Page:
TP: I bet I'm not! Ha Ha!

JB: …and if so, whether you had any comments. There were two distinct camps, one of which said "How can Powers sell this precious stuff off. If it should be anywhere it should be a library or it should be in a museum. It's important literary material." And then there was a distinct separate camp which said, "Well, Powers is a writer. He's got to earn a living. He's got to be able to support himself to continue his work, and Phil Dick was a writer." The consensus in that camp was that if anybody would be more than happy to help you supplement yourself whilst you were working, it would have been him.

TP: Well, yes. In fact he always did tell me while he was alive and giving me the novel manuscripts, he always said, "Now Powers, don't ever hesitate to sell these. If you ever want to see what these are worth – go ahead!" And I always got the idea that he would have been interested to look over my shoulder while that went on. That he would have been fascinated himself to see how they'd be described, how much they'd go for. In a way it was sympathy with your first point of view that made me sell 'em. We were living in Santa Ana, in a rackety rickety upstairs, leaky-roofed apartment that we pretty well repaired with duct tape and Serena knew that if there was a fire and we had to scramble to get out, she knew what box was the Philip K Dick manuscripts, because I didn't want to become famous as the guy in whose custody this massive collection of Philip K Dick memorabilia was lost!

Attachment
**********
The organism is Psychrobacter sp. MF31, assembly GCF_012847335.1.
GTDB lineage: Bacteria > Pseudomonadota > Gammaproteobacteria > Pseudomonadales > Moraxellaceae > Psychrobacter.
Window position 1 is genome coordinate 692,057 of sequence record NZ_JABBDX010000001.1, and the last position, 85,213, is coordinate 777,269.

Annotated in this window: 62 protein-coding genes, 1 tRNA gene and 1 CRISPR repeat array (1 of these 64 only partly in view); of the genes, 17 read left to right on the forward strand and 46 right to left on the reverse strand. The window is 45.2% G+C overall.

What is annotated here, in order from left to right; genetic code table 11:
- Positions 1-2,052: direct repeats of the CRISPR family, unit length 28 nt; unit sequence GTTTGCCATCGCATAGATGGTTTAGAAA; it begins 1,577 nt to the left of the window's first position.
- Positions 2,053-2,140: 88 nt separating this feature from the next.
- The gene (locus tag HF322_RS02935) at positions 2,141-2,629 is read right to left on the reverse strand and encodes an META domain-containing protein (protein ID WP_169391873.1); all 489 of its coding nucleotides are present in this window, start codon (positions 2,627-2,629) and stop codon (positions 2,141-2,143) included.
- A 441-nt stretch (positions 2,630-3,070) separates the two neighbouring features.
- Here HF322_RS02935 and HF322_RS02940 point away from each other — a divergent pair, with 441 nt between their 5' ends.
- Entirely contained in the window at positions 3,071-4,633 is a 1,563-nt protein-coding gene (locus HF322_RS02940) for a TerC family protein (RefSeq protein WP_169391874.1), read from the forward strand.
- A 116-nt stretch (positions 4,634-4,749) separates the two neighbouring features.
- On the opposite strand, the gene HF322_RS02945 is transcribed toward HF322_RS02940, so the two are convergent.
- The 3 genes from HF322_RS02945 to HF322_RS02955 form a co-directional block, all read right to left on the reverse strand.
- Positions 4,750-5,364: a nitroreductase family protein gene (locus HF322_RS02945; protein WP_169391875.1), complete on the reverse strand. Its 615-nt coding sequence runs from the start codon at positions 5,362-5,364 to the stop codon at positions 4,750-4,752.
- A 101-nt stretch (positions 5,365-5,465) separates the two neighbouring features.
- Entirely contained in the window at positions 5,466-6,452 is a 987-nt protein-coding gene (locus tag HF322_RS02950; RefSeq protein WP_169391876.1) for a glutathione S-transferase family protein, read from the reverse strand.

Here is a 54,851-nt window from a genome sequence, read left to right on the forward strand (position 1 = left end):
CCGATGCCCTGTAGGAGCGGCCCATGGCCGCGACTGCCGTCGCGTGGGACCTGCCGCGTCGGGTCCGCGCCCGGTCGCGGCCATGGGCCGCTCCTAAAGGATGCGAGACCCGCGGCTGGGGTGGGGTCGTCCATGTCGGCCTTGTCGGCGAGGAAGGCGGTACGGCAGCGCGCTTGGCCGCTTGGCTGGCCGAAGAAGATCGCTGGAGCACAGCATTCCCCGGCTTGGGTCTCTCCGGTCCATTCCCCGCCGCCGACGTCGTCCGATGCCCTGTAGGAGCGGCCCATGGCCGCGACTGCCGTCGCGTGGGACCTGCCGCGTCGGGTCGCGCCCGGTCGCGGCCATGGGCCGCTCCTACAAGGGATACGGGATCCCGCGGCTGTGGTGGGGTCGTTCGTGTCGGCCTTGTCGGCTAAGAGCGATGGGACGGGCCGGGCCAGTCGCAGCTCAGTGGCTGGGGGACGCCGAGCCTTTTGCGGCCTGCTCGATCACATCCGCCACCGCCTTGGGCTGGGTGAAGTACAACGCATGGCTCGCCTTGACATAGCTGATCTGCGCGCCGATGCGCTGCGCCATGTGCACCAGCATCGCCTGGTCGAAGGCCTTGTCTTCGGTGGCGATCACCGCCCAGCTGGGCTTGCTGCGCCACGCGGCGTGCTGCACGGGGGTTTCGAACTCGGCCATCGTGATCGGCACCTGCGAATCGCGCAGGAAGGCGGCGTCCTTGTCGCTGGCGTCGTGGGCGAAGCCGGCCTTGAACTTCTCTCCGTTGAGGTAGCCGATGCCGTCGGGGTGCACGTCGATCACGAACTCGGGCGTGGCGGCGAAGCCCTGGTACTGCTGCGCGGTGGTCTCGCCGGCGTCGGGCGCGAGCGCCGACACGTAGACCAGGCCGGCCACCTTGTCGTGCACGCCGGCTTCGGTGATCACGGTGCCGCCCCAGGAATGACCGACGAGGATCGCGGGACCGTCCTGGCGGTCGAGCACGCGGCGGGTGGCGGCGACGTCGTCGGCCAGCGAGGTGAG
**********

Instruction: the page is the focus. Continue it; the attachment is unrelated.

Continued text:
I did in fact offer it to any number of… the Huntington Museum for example, Cal State Fullerton, UC Riverside and they all… none of them showed any interest, though I got a nice letter from somebody at the Huntington, saying "No thanks." I suppose I could have given them away, though that wasn't at all what Phil intended. The bookseller I sold them to wasn't the one who ultimately wound up with them, who's offering them now, and of course I didn't get anything remotely like the price they're going for now — you can find his catalogues on the net, and if you look at the prices he's asking for them, these items are never going to be in any danger of being lost or damaged or destroyed. And hell, one of the biographers has xeroxes of it all anyway. And kind of, I guess I'd say to anybody who would say "How could Powers do this?", I would say, "You had to be there!" Phil and I knew what we were doing, and no doubt if you had been sitting at the table there, you similarly would – as it is, you do not!